Friday, 26 February 2016

Finding anagrams with Mihalis Tsoukalos

Today we will focus on word anagrams. You probably already know that an anagram of a given word is a different word that has exactly the same letters as the original. Word anagrams have many applications, including dictionaries, word processors, computer games, scrabbles, password checking and more. Apart from the practical applications, the whole problem is a good exercise for the mind because it’s important that you see the problem from the right perspective before trying to solve it.

The process is greatly simplified by introducing the concept of word signatures. The letters of the word sorted in alphabetical order compose the signature of a word. Signatures are the building blocks of anagrams because words with the same signature are anagrams of each other! Therefore, hist, this and hits are anagrams; their common signature is “hist”.

If you don’t choose to use word signatures, finding a solution will undoubtedly be very difficult, inefficient, complex and slow. If you attempt to solve the problem by finding all of the possible permutations of the letters in a given word, you might well fail miserably or develop a solution that would appear rather pathetic. A word with ten letters has ten (factorial) possible permutations, which is an enormous number. Checking which of the permutations are valid words would require many look-ups to a dictionary, delaying the process even more. If you want to find the anagrams of multiple words, then the whole process might take hours or even days depending on the total number of words.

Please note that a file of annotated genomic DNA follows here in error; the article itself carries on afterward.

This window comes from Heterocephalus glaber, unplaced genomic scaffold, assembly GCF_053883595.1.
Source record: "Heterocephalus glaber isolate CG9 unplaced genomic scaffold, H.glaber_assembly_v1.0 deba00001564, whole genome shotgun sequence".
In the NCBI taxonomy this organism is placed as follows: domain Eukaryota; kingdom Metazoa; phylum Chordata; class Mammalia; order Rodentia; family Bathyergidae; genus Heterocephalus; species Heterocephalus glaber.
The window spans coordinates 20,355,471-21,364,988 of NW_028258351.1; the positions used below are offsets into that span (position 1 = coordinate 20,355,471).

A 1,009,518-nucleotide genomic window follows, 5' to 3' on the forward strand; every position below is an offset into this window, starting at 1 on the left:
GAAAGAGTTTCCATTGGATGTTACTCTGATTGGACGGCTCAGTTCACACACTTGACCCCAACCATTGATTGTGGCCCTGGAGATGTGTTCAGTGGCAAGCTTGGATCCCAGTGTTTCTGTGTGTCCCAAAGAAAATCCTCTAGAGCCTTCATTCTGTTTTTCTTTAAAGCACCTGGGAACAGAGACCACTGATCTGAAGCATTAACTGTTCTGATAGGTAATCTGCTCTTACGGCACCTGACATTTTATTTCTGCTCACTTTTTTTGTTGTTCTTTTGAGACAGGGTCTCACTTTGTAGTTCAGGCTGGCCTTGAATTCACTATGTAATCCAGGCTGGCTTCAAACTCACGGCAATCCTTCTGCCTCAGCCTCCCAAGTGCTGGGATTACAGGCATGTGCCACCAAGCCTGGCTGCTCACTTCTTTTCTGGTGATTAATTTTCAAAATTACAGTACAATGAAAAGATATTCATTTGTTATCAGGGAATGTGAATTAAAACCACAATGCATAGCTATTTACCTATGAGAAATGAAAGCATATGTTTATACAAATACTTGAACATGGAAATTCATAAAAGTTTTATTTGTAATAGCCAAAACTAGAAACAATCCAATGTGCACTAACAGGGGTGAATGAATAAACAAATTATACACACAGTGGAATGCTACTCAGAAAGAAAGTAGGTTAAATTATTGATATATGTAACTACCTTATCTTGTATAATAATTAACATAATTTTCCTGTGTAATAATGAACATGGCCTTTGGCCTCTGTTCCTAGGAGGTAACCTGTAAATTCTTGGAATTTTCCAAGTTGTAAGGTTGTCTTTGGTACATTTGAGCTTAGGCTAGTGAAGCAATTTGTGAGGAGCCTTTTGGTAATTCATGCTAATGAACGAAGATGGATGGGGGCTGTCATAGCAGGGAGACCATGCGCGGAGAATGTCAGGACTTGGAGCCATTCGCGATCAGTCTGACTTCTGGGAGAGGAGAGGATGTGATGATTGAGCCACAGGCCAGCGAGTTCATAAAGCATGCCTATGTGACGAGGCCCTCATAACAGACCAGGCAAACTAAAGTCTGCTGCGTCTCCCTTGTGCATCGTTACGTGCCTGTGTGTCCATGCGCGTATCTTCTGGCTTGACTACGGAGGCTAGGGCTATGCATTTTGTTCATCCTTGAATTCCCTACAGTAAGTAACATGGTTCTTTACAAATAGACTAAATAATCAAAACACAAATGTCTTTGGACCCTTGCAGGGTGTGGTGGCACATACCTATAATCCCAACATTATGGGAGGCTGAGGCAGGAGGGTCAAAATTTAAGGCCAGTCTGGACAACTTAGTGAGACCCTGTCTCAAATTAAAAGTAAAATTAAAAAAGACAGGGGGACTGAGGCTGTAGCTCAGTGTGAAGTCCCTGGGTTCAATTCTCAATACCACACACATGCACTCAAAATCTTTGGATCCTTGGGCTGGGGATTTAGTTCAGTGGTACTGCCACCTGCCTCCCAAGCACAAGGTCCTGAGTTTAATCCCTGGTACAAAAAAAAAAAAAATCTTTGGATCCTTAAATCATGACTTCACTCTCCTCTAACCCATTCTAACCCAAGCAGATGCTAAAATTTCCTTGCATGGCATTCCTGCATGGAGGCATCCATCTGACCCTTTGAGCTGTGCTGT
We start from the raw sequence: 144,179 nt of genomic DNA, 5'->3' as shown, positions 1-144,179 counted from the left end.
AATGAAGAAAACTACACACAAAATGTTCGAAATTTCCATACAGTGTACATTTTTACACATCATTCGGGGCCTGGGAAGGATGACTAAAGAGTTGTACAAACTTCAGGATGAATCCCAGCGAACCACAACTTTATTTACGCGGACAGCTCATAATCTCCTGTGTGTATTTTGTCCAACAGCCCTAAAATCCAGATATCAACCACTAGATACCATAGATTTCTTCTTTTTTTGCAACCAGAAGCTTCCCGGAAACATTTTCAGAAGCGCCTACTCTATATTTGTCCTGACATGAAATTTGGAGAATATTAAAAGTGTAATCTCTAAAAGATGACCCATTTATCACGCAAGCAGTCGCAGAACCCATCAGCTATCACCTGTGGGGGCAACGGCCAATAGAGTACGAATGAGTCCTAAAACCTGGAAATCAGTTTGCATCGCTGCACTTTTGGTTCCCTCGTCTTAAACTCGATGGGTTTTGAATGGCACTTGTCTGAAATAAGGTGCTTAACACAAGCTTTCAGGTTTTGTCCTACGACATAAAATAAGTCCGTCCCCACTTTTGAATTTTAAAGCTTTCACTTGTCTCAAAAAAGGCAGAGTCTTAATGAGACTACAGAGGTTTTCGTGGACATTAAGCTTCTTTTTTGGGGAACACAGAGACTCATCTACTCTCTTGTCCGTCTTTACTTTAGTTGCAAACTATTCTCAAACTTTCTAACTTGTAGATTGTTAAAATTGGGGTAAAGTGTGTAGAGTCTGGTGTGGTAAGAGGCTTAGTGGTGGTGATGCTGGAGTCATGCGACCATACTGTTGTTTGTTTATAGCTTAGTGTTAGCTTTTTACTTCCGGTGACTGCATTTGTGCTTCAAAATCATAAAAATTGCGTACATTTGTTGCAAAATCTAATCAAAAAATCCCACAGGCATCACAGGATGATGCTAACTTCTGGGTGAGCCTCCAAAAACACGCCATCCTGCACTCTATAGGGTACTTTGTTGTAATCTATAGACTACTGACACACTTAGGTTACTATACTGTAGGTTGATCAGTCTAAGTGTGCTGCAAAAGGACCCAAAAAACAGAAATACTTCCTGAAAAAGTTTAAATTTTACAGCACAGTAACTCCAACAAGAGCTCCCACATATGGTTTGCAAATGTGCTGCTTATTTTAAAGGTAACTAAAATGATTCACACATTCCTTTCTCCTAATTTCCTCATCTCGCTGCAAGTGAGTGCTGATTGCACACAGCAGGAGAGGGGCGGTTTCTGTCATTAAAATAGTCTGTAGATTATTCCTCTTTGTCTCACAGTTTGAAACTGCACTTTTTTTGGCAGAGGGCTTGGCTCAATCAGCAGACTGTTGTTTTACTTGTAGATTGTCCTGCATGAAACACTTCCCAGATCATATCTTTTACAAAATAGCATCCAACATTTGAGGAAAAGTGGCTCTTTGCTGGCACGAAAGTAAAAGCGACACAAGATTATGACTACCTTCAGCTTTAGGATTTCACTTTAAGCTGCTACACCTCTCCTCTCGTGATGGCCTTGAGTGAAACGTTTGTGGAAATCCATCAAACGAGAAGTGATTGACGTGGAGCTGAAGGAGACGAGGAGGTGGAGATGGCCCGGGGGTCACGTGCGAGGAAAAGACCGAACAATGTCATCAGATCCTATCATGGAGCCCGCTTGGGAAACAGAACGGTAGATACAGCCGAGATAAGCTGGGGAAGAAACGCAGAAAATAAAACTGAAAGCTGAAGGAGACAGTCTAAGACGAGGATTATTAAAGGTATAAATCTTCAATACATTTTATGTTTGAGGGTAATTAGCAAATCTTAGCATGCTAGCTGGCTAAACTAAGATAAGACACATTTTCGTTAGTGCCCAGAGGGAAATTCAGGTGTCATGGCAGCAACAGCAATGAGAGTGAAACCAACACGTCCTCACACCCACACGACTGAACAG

The presented code will be in Perl because it is smaller than C; you can try to implement a C or C++ version as an exercise. As you will see at the end of the column, you can even solve the problem using AWK!

From the definition of the signature term, you can understand that you will need to be able to do some kind of sorting in your code; the presented code uses the Perl sort function but you can use any algorithm you want.

The following Perl code does most of the job as it separates the letters of a word and puts them into a new variable named @sign:

for ($i = 0; $i < length($word); $i++)  {

    @sign = (@sign, substr($word, $i, 1)); }

Now you just have to sort the letters of the @sign array. Please note that @sign can contain any letter multiple times; the signature of “panama” should be “aaamnp”.

A simple run of the complete Perl program ( produces the following output:

$ ./

Give me a string: persistent

The signature of persistent is eeinprsstt.

As implements the signature function, you can easily use it and find out if two words have the same signature. Similarly, you can use the signature function to correct or auto correct misspelled words.

To save processing time, you can pre-compute word signatures for the dictionary file usually found inside /usr/share/dict on many Linux systems and store them as (word, anagram) pairs. Then, a grep using the signature of a given word will reveal its anagrams. You can also sort the words in respect of their signatures.

It is now time to look at the AWK implementation. The AWK script takes the same approach, so the AWK code will remind you of the Perl code. The AWK script reads its input from a text file as can be seen in the next output:

$ gawk -f signature.awk file_with_words

The signature of this is hist

The signature of that is ahtt

The script ran using GNU AWK version 4.0.1 that is an improved version of the original AWK implementation.

Not only is the AWK version smaller than Perl, it also processes every line of the input file without requiring any extra code! Nevertheless, the greatest advantage of AWK is that it makes you write clean code as you can recognise by looking at the implementation of the signature function. So, don’t underestimate the power of the AWK programming language.

Remember that sometimes you should simplify the original problem by transforming it into a simpler one. Where anagrams are concerned, the original problem is equal to two sub-problems: calculating a signature and selecting words with the same signature.

You can find the relevant source code at and at

from Linux User & Developer – the Linux and FOSS mag for a GNU generation

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